America may have a black president, black billionaires and Beyoncé gracing every magazine cover in 2014, but in the world of high fashion, runways are whiter than ever. Iconic supermodel Beverly Johnson, in an interview with The Root, says that the industry she broke barriers in is actually worse and less receptive today than during the post-civil-rights-movement, “black and proud” 1970s.
“There were more black designers and black models in the ’70s when I was working than today,” Johnson said. “That’s very disturbing. I don’t know the reason. Not that I don’t care, but to me it doesn’t make any difference. It’s not right.”
The industry legend is celebrating a milestone this month: It’s been 40 years since her groundbreaking appearance on the cover of American Vogue. Johnson was the first African-American woman to grace the cover of the fashion bible. Always a business-minded woman, Johnson is currently fronting hair-extension, makeup and handbag lines. She’s also writing a book about her life, set to be published in 2015. There is even some talk about a movie. (Johnson is somewhat partial to Joy Bryant as a young Beverly but is also open to the idea of a fresh-faced newcomer getting the top spot.)
The Root talked to Johnson about her achievement, her concerns about the lack of diversity in fashion and women of color today.
The Root: What do you think about the argument that the people at the top want to look at idealized versions of themselves, but those people at the top are also often white? How do women of color, especially black women, get around that when we’re often not the ones making the decisions about who walks the runway and gets the covers of magazines?
Beverly Johnson: See, that’s why we pass laws against discrimination, because you have to make people do the right thing. That’s why every Fortune 500 company has a diversity-and-inclusion branch.
People don’t get it. They, very innocently, don’t do what is best for the company and more likely hire someone like them that looks like them, which is understandable on the psychology but is not understandable in the way the world works—particularly since people of color, minority, are a big contributor to your business.
That’s why I really don’t go into the reason of it. There’s no rational reason to racism or discrimination or to people just not acting as good human beings. There’s no rational explanation for it. I’d rather go to the solution and stay in the solution.
TR: What is the solution?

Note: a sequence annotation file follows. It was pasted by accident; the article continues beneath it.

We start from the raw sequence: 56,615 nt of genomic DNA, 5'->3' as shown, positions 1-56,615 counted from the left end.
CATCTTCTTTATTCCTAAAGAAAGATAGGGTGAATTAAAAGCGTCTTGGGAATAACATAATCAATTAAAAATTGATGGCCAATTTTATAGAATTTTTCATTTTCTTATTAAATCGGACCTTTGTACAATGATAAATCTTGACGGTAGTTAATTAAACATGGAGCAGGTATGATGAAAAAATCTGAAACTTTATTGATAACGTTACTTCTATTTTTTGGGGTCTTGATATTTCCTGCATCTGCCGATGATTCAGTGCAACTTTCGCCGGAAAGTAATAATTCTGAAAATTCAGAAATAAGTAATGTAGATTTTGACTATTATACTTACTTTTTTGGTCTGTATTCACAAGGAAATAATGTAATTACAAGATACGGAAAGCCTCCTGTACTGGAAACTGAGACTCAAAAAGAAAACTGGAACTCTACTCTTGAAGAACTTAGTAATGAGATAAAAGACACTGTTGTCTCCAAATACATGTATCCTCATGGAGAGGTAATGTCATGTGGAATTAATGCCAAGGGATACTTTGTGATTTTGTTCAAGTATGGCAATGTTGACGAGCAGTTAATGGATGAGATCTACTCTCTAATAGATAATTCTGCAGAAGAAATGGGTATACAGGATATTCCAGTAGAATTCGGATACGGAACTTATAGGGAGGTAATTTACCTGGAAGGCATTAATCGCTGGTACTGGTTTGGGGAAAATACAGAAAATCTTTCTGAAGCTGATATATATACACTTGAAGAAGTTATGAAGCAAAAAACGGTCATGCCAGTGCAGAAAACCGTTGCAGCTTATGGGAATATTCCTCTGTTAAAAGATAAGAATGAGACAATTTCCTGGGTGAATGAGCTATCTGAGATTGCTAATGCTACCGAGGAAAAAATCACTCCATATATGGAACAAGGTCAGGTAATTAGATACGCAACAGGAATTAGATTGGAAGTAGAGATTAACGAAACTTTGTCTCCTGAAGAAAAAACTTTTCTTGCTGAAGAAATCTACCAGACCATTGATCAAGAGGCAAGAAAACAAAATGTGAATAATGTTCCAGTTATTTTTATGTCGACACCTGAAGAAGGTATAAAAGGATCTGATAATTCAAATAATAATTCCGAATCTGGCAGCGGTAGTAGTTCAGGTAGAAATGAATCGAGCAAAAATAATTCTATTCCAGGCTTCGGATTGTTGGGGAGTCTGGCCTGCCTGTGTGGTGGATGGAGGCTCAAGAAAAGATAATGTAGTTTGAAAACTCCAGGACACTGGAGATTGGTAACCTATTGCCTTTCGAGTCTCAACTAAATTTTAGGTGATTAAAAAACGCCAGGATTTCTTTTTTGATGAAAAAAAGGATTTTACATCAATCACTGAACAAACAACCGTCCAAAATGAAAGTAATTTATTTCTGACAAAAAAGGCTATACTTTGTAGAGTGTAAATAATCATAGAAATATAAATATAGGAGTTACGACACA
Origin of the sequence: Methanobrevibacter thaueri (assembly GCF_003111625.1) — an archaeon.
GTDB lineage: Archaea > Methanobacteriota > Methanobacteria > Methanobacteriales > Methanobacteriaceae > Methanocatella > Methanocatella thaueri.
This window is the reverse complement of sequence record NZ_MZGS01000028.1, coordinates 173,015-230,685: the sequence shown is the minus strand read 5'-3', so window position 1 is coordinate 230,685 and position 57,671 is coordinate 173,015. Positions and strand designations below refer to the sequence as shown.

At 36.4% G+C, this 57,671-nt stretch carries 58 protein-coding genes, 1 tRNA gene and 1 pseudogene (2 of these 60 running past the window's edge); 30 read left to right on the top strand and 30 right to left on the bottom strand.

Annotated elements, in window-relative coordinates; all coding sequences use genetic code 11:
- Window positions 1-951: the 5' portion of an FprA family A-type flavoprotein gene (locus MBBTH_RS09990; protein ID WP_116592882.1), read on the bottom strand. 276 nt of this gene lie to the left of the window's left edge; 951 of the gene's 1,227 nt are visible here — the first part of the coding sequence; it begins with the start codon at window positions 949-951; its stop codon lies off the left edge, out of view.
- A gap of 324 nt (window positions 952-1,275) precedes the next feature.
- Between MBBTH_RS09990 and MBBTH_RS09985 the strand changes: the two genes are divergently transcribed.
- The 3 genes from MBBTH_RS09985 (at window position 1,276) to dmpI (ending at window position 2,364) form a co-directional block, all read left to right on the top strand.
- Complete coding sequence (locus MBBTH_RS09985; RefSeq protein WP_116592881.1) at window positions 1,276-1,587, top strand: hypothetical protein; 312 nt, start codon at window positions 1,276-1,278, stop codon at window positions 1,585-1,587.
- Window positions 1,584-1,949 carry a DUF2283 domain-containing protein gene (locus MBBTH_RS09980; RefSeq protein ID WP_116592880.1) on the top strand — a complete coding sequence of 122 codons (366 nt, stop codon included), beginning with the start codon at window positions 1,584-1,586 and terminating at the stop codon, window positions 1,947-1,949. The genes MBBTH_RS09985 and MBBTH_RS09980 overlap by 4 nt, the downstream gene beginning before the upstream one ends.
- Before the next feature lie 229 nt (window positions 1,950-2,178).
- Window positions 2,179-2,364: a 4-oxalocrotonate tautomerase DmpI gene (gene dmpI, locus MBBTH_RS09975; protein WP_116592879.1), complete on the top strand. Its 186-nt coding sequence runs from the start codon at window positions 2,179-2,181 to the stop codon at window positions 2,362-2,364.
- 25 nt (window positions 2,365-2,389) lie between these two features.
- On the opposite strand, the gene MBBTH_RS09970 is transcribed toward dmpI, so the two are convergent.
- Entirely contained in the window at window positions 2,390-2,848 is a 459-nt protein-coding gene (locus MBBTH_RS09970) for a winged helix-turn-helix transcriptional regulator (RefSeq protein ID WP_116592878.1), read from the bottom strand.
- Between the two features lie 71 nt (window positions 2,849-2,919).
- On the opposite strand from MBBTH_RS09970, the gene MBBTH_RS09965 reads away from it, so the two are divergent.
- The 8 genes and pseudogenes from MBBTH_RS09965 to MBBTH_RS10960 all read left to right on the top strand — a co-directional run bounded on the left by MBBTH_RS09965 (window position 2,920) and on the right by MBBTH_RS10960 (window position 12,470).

BJ: The solution is some kind of mandate. When you don’t see women of color on the runway, we’re on the bottom of the totem pole as far as fashion goes. That injustice is a trickle-down effect, from advertisers to the designers to the stylist to the makeup artist to the fashion editors to the publishing companies. This comes from there. It becomes a platform that we all see. There’s no color throughout the whole industry.
TR: Being a trailblazer often means there aren’t many people you can go to for advice. What advice did you wish you could have had along your journey as a fashion model and icon? What advice have you given others who have chosen your path?
BJ: There’s something to be said [for] being young and naive because I was very resilient, and for some odd reason all of the critiquing that happens to you in the modeling industry, a lot of people can’t take it, but for me, I was so focused that nothing stuck. There was something to be said about being young … I wouldn’t want it any other way because [my career has] been so good to me. By all means, it’s an amazing career.
[Modeling is] very lucrative. You travel all over the world. If it’s your dream and your desire, most certainly go for it. One thing I would advise is getting your education. It’s really imperative for young women to continue their education, get their B.A. or MBA, because you’ve got something no one can take away from you. There’s something about being in control of your own destiny that I find imperative. Having an education will do that for you.
TR: Often, when I see better representations of women of color in fashion magazines, the women are typically actresses and singers, established celebrities, not models. What do you think of that trend?
BJ: The whole industry is changing. It’s going to digital now. Magazines might be a thing of the past in 10 years. The whole idea, the celebrity movement, you can’t do anything about a revolution but wait it out. You can’t stop it. The celebrity and the actress, this is their time for the magazine cover.
I know a number of designers, and they’re not happy with it because they can’t present their clothes the way they’d like to. An actress is not a model. But they have to join the revolution.
TR: Your daughter is a plus-size model. What do you think of the plus-size versus standard-size issue where certain design houses have little to no interest in creating clothing for a woman larger than a size 10? Just as whiteness is often equated with luxury, so is thinness. Yet there are a lot of women who aren’t size 0s who have money.
BJ: Actually, that’s really changing, and I think that when I was in the business—modeling in the business—there were designers who said they would never design for a plus-size girl: “She’s just going to have to lose weight to wear my clothes.” [But the average size for] American women is a size 12. Finally designers are realizing in the economic sense that it makes no sense to ignore that market. Calvin Klein, Michael Kors, Ralph Lauren are all doing huge campaigns with plus-size models.
The plus-size division is the most lucrative division in modeling agencies. It has a long way to go, but I think that we are really on top of the images we put out there that are influencing the youth to live up to this waif image that they will never be able to attain.